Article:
September 29, 2010
This bland looking little camera showed up in our collection, inherited from grandparents but I can’t remember which (could be my dad’s parents, Peter’s mom’s parents, or my dad’s wife’s parents. Could be I need to keep better records). There seems to be no information out on the web about this camera other than one record of an ebay listing and a photo of a man with a rabbit head wearing one around his neck. *edit: Peter had suggested to me that perhaps the camera was some sort of magazine (not Maxim, obviously, that would just be silly) giveaway. A local photographer has since told me that the cameras were a giveaway with Time magazine. So, props to Peter, who got it on the first guess. Now if only I could figure out which grandparents subscribed to Time.*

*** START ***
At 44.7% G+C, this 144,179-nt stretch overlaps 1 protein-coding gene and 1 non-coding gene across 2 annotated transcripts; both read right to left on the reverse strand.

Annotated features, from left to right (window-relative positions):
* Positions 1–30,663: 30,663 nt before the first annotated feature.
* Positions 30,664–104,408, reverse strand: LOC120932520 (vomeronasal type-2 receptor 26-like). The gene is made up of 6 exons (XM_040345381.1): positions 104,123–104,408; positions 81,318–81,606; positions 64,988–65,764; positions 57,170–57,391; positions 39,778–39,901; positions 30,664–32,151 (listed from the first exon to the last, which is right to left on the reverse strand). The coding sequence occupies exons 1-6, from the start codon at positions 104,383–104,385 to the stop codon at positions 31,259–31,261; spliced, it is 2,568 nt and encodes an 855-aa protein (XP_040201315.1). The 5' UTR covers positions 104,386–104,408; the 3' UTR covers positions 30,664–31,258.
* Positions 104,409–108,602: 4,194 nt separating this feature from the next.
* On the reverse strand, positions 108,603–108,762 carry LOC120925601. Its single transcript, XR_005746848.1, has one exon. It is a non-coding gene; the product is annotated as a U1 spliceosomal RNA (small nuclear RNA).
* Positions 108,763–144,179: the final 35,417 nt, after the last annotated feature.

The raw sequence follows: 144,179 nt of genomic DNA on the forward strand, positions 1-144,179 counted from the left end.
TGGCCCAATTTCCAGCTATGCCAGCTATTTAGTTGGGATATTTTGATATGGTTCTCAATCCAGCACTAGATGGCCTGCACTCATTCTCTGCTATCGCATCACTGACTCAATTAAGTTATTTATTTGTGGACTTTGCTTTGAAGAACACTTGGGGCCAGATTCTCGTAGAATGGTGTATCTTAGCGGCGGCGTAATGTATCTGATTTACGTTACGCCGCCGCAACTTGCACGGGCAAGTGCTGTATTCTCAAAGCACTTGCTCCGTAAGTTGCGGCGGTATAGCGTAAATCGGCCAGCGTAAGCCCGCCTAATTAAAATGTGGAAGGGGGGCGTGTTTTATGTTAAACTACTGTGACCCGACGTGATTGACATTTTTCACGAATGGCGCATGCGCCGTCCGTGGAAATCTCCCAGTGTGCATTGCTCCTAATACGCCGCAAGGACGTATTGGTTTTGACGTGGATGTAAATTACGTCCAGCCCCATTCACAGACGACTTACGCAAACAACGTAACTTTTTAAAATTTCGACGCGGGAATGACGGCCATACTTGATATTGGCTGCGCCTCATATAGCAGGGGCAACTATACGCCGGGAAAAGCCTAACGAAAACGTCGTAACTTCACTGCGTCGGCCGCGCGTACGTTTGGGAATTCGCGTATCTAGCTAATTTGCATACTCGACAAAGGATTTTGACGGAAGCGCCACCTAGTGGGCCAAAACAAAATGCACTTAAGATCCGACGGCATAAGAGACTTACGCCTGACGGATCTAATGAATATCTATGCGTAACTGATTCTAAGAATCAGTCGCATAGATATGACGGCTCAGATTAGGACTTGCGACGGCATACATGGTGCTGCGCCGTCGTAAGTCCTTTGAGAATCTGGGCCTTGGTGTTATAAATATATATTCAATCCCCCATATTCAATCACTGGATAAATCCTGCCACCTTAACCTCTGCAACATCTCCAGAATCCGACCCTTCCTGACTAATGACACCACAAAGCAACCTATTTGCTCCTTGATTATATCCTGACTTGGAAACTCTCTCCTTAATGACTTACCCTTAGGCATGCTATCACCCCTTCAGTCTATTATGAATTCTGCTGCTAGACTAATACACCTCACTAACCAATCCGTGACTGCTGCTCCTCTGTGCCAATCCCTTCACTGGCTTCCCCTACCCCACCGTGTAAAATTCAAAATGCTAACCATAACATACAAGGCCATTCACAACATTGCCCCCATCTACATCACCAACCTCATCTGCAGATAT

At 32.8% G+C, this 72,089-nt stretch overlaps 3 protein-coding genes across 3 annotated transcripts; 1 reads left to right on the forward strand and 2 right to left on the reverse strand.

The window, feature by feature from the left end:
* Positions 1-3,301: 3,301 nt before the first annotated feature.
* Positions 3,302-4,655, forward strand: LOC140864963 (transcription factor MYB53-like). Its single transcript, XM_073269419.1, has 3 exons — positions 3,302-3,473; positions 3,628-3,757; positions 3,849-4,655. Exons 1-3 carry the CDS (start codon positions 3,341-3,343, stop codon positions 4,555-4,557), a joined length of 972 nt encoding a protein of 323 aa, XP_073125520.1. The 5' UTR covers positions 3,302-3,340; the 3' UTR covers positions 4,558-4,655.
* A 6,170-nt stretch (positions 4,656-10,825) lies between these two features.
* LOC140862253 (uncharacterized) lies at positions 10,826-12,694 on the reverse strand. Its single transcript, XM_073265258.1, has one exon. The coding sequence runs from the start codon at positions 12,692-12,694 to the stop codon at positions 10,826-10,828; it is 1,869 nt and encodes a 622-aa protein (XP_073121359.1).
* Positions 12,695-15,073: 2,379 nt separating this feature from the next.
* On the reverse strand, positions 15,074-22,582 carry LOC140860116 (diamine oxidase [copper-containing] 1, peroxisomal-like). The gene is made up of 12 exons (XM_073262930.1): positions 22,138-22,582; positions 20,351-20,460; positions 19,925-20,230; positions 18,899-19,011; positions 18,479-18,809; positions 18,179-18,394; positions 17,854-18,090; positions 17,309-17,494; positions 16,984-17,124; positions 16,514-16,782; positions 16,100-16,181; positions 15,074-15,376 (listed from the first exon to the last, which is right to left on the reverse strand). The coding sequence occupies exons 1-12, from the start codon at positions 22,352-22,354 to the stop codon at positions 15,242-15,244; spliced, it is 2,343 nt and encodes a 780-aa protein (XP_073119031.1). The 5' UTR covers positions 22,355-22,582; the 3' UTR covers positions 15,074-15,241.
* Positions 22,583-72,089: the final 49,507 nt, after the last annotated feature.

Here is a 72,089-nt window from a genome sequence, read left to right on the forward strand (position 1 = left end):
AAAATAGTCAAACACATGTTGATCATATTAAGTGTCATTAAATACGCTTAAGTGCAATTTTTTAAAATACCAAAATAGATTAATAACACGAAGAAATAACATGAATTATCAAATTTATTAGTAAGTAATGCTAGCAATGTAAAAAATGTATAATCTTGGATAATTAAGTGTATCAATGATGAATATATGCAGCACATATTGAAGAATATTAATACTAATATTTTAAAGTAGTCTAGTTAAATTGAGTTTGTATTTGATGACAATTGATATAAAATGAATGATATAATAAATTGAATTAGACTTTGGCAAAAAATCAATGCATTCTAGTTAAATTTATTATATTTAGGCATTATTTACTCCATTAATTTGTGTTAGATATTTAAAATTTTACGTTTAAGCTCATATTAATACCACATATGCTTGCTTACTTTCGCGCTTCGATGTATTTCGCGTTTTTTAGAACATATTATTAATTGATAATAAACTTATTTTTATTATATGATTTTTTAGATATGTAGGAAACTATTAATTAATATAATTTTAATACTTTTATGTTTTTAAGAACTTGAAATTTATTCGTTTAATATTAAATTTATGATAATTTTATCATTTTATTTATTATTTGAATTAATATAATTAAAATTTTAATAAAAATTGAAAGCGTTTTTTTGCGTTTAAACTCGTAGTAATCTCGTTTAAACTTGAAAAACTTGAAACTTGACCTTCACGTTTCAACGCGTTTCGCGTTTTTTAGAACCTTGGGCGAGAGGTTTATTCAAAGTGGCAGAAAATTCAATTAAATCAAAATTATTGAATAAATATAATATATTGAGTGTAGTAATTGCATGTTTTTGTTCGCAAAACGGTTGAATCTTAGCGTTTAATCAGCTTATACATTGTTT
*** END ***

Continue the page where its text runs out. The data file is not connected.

Mostly this summer I’ve been using the Maxim as a makeshift way to rewind film out of the Holga (which I hacked with foam and rubber bands to accomodate 35mm film) inside a changing bag. But it did get a test run with a roll of Kodak GC 400-8. Unfortunately, the shutter release is almost a centimetre long and kept getting bumped inside my bag, so I didn’t get very many photos in amongst all of the accidental shots of the inside of the lens cap. What did come out of it made me pretty happy, though: the pictures have a dreamy, foggy quality, with just a bit of extra light leaking in and some gentle vignetting.